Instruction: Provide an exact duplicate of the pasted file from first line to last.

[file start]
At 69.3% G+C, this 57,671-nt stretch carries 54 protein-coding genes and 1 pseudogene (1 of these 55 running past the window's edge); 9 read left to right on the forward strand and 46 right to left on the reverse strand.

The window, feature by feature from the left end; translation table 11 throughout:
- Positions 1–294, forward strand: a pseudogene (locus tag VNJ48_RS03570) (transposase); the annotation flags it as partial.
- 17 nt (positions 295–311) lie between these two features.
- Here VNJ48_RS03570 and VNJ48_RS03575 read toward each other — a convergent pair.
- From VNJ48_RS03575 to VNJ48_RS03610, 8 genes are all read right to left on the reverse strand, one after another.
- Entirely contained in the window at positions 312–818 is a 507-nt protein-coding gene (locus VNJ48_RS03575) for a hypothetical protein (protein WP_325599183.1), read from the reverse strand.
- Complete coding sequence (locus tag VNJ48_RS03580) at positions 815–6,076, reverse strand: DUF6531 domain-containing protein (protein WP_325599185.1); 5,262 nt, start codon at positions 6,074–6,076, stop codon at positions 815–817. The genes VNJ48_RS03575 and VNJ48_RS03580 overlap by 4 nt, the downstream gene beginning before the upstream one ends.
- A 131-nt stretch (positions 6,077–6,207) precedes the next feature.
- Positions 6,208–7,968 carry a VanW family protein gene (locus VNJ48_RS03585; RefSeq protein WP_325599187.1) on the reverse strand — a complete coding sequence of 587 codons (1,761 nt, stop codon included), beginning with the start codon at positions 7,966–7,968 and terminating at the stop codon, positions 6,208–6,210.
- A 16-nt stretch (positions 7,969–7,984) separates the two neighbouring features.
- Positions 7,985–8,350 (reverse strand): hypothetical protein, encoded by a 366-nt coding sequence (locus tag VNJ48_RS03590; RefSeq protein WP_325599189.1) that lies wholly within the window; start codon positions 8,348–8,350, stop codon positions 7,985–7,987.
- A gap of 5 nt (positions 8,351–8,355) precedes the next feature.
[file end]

At 69.3% G+C, this 57,671-nt stretch carries 54 protein-coding genes and 1 pseudogene (1 of these 55 running past the window's edge); 9 read left to right on the forward strand and 46 right to left on the reverse strand.

The window, feature by feature from the left end; translation table 11 throughout:
- Positions 1–294, forward strand: a pseudogene (locus tag VNJ48_RS03570) (transposase); the annotation flags it as partial.
- 17 nt (positions 295–311) lie between these two features.
- Here VNJ48_RS03570 and VNJ48_RS03575 read toward each other — a convergent pair.
- From VNJ48_RS03575 to VNJ48_RS03610, 8 genes are all read right to left on the reverse strand, one after another.
- Entirely contained in the window at positions 312–818 is a 507-nt protein-coding gene (locus VNJ48_RS03575) for a hypothetical protein (protein WP_325599183.1), read from the reverse strand.
- Complete coding sequence (locus tag VNJ48_RS03580) at positions 815–6,076, reverse strand: DUF6531 domain-containing protein (protein WP_325599185.1); 5,262 nt, start codon at positions 6,074–6,076, stop codon at positions 815–817. The genes VNJ48_RS03575 and VNJ48_RS03580 overlap by 4 nt, the downstream gene beginning before the upstream one ends.
- A 131-nt stretch (positions 6,077–6,207) precedes the next feature.
- Positions 6,208–7,968 carry a VanW family protein gene (locus VNJ48_RS03585; RefSeq protein WP_325599187.1) on the reverse strand — a complete coding sequence of 587 codons (1,761 nt, stop codon included), beginning with the start codon at positions 7,966–7,968 and terminating at the stop codon, positions 6,208–6,210.
- A 16-nt stretch (positions 7,969–7,984) separates the two neighbouring features.
- Positions 7,985–8,350 (reverse strand): hypothetical protein, encoded by a 366-nt coding sequence (locus tag VNJ48_RS03590; RefSeq protein WP_325599189.1) that lies wholly within the window; start codon positions 8,348–8,350, stop codon positions 7,985–7,987.
- A gap of 5 nt (positions 8,351–8,355) precedes the next feature.